So, while my blogging here has leveled off considerably, I continue to do a lot of writing in other places.
I've mentioned www.muzzleofbees.com which continues to be the place my writing appears that I am most proud of and excited about. I spent a day with Ryan Matteson the founder and main editor of the blog over the summer at the Pitchfork festival in Chicago, and am so impressed by him. You won't meet a more authentic guy. He has a genuine interest in music and musicians that he's been able to translate into a successful blog, but more than that, he's on track to be a successful "new-school" contributor to the music business in general. He seems to understand that success is measured not by one's ability to quickly amass wealth, but rather it is a mixture of strong, honest friendships/business relationships and an anti-cynic philosophy. Cynicism prevails in music criticism especially, but Ryan's blog is mostly about promotion and spotlighting and never a space for cutting down. And I say "mostly" because the only cynicism that I read on muzzleofbees is usually in an article by me. I still have a lot to learn and am grateful for serendipitous relationships with people like Ryan who, just by example, push me out of the cynic's self-conscious cycle.
I have also recently been doing a bit of freelance writing for the magazine American Songwriter -- at least, I've been writing for their website. It's my first freelance experience. So far it's been just three pieces: A review of the Pitchfork fest, a review of a Soundgarden concert, and a record review of the new Ray Lamontagne record. I was particularly proud of the first I'm realizing that it focuses a bit on cynicism as well (a state of mind frequently on my mind, it seems). I spent a long time writing that article and thinking carefully about my argument there and I think it is a decent piece of writing. I probably spent 10 hours writing it and got paid exactly one dollar an hour for my work, their going rate ($10 per piece). The Ray Lamontagne review has also been fun to watch because of all the comments it got. People, on the whole, didn't like my review and one goes as far as to say "this isn't just a bad review, it's a bad REVIEWER!" That made me frown first, but it quickly turned to a smile when I realized that I might have had the very same response if any of my favorite artists' records were negatively reviewed. I actually felt a bit proud that my review had prompted such a large response.
The best thing by far that these writing gigs provide, despite the low/no paychecks is access to amazing live and recorded music. That Soundgarden show, for example, was sold out. They were to play for an audience in the tens of thousands a few nights later at Lollapalooza and I saw them in a small theatre and was relatively close to the stage. Also, I've been able to see a few of my favorite bands not just once but numerous times over the summer. I saw Dawes, my favorite new band, FOUR times this summer and another favorite The National three times. This is a near unspeakable privilege for a kid who has always loved live music but has never had deep enough pockets to experience it on even a fraction of this scale. So, I'm feeling blessed.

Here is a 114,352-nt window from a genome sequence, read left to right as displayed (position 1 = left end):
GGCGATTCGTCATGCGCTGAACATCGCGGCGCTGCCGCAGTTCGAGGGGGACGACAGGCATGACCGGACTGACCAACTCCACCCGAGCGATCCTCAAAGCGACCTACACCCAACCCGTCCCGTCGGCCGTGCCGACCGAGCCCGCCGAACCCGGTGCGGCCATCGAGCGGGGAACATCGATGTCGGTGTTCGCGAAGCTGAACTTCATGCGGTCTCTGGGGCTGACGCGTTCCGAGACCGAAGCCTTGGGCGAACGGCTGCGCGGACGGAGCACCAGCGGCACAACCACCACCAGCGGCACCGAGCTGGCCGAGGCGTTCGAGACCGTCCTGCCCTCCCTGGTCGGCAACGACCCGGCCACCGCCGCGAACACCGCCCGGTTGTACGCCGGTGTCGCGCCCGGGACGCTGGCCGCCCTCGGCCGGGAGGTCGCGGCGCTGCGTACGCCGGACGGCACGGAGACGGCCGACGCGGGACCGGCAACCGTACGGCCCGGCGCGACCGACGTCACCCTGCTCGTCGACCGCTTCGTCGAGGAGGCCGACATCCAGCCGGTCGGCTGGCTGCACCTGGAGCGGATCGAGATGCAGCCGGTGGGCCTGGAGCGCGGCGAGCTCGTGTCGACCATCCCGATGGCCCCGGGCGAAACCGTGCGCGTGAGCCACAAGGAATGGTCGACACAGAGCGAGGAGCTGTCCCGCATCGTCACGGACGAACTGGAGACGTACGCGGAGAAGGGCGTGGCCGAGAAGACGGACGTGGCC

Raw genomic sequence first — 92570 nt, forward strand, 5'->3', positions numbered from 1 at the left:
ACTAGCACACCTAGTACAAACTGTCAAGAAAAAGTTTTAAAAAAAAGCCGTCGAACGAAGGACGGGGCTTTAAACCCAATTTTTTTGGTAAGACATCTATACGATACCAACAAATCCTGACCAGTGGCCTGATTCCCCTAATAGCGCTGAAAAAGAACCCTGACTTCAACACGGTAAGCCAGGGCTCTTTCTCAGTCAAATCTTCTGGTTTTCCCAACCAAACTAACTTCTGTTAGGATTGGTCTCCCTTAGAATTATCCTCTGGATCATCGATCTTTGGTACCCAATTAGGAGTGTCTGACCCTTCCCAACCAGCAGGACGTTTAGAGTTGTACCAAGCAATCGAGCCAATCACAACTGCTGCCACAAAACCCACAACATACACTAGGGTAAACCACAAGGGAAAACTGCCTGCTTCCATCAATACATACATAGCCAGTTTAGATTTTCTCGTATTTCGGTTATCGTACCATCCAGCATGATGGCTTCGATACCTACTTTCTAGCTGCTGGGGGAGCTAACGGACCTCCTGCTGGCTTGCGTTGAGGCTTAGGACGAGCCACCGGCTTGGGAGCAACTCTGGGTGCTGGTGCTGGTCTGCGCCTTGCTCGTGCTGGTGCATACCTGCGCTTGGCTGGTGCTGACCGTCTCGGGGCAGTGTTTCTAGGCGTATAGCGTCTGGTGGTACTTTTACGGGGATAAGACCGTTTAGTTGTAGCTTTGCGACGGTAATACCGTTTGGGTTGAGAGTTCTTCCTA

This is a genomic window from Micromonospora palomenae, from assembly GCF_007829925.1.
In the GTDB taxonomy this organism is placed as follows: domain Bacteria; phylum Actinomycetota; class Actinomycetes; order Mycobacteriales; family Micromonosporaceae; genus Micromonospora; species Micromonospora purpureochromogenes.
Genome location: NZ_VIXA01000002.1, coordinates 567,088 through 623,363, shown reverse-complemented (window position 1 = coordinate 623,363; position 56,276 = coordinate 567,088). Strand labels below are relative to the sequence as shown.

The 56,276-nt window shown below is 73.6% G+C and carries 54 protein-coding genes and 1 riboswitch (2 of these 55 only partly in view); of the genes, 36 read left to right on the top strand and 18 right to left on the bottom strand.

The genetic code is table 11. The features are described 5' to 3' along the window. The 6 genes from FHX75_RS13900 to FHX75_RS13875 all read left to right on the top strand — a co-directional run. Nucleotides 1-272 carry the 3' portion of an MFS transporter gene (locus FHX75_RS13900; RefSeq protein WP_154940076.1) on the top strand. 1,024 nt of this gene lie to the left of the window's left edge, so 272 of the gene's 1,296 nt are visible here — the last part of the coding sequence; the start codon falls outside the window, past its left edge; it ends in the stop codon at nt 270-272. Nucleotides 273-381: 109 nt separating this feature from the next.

Additionally, I've started to do some "blogging" (if that's what you can call it) over on a Tumblr page. The focus here is mostly MoB's runnoff -- ideas that I have for music writing that don't quite seem to fit that particular writing space. I've stated there that I'm interested, particularly, in exploring the craft of songwriting. That is a big net, though, so I have some liberty to deviate a bit. The last post there about songs that sound similar should be a fun one to explore. I love thinking about the ways that music is constantly overlapping as influences, almost like implicit or subtextual references to other music and styles. So that should be fun.
Finally, I'm going to start trying to use this space --a blog I've titled "Sonic Rhetorics" -- to start collecting ideas and musings about my academic writing. I created it a year or so ago, but have never used it. I'll start using it this semester for a course I am taking, and we'll see what happens from there. Right now the best thing about it is the title banner.
This leads to a bit of an admission of fear: for all the writing that I have been doing this year, only a small percent of it has been academic writing. This worries me a bit. I know that in order to be successful in my career as an academic, I have to start producing and publishing my work. This is a bit daunting for me, but I have begun to make moves to help these two kinds of writing -- the kind that I want/like to do and the kind that I have to do -- and merge them. I am fairly certain that my dissertation will be a historical look at American music (focused in around the turn of the last century). I want to argue for music as rhetoric -- as persuasive discourse -- that is deeply embedded in culture, ideology and national/regional (and personal) identity. It is my hope that my writing in the last year will prime the pump on my more academic stuff. We'll see.
So that's my update for now. I still see blog as an important home base for me and so will continue to use it from time to time as such.